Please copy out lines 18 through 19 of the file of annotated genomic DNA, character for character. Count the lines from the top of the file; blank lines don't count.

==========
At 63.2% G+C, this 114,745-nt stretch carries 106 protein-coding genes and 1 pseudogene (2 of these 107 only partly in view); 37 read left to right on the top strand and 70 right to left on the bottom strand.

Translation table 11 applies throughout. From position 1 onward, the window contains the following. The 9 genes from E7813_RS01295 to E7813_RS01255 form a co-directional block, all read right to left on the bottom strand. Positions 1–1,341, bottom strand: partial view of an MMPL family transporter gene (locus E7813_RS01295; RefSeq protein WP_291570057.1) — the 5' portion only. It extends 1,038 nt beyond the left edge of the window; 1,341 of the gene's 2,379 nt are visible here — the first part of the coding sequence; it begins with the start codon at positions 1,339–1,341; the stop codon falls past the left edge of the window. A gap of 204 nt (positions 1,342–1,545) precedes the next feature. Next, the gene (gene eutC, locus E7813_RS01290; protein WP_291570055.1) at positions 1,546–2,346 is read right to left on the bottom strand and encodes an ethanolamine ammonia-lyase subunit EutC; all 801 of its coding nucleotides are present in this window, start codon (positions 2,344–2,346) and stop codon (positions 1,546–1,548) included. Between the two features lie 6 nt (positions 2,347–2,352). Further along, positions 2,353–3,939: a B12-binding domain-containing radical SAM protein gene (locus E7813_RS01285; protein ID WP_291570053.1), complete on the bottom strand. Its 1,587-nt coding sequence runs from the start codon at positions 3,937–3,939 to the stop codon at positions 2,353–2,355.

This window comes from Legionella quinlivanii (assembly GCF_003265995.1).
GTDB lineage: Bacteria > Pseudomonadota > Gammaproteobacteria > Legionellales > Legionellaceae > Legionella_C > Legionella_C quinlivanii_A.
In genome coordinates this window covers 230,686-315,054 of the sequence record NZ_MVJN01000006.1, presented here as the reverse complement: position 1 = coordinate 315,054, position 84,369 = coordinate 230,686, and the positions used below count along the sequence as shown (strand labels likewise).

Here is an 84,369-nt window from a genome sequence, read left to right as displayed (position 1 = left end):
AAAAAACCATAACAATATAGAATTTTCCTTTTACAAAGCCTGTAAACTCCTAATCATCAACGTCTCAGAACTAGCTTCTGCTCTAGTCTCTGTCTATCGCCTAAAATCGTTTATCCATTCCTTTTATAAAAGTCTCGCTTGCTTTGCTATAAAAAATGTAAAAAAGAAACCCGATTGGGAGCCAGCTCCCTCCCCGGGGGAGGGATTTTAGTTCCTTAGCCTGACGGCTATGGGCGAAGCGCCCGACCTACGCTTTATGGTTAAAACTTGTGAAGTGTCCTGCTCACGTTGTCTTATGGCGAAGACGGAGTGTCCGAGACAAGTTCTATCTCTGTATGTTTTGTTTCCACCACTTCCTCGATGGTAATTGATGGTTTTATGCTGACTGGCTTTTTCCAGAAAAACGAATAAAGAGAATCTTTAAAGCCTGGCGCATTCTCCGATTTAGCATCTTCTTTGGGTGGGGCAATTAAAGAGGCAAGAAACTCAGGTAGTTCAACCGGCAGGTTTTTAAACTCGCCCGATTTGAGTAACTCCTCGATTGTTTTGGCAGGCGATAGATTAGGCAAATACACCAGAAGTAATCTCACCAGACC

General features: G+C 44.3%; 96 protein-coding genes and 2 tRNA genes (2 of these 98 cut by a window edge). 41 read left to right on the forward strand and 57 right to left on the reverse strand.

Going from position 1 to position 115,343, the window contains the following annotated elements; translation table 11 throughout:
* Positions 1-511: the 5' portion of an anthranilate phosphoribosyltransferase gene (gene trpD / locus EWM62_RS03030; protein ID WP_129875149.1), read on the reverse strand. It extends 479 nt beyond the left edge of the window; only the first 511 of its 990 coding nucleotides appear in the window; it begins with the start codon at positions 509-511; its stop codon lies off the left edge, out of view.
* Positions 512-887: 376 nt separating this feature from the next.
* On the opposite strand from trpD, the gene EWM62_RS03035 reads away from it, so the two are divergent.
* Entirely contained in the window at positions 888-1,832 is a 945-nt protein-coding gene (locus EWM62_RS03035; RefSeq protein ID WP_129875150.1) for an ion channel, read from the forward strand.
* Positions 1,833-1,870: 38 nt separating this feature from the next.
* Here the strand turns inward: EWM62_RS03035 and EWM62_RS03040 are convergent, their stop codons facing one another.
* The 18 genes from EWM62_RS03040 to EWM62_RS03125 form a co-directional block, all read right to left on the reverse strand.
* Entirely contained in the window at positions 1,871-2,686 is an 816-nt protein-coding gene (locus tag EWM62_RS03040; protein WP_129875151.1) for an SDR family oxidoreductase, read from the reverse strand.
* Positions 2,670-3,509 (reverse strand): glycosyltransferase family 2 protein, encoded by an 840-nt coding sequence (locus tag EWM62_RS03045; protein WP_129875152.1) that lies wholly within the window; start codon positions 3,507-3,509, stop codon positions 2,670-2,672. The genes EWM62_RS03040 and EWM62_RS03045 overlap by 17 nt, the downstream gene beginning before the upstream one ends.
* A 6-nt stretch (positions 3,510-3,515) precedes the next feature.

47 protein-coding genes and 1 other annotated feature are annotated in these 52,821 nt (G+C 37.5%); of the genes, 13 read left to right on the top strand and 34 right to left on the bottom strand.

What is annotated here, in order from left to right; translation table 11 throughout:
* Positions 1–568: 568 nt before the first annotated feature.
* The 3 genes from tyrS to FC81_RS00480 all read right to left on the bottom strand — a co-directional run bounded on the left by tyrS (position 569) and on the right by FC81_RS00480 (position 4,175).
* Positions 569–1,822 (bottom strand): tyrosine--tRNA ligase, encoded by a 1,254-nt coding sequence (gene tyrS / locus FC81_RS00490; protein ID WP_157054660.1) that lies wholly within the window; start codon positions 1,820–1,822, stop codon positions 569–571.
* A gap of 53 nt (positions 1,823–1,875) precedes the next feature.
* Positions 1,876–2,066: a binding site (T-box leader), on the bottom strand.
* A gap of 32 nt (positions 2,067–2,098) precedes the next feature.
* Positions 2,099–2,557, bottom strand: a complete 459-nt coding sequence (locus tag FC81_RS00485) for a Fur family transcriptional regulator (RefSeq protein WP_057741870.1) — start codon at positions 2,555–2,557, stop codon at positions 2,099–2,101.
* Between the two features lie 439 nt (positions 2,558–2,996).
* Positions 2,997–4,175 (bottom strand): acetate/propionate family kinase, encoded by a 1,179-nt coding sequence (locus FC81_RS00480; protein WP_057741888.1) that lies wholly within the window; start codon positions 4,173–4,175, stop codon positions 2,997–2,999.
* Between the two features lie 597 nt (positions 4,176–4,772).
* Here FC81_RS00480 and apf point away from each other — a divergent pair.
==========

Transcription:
* Positions 2,670-3,509 (reverse strand): glycosyltransferase family 2 protein, encoded by an 840-nt coding sequence (locus tag EWM62_RS03045; protein WP_129875152.1) that lies wholly within the window; start codon positions 3,507-3,509, stop codon positions 2,670-2,672. The genes EWM62_RS03040 and EWM62_RS03045 overlap by 17 nt, the downstream gene beginning before the upstream one ends.
* A 6-nt stretch (positions 3,510-3,515) precedes the next feature.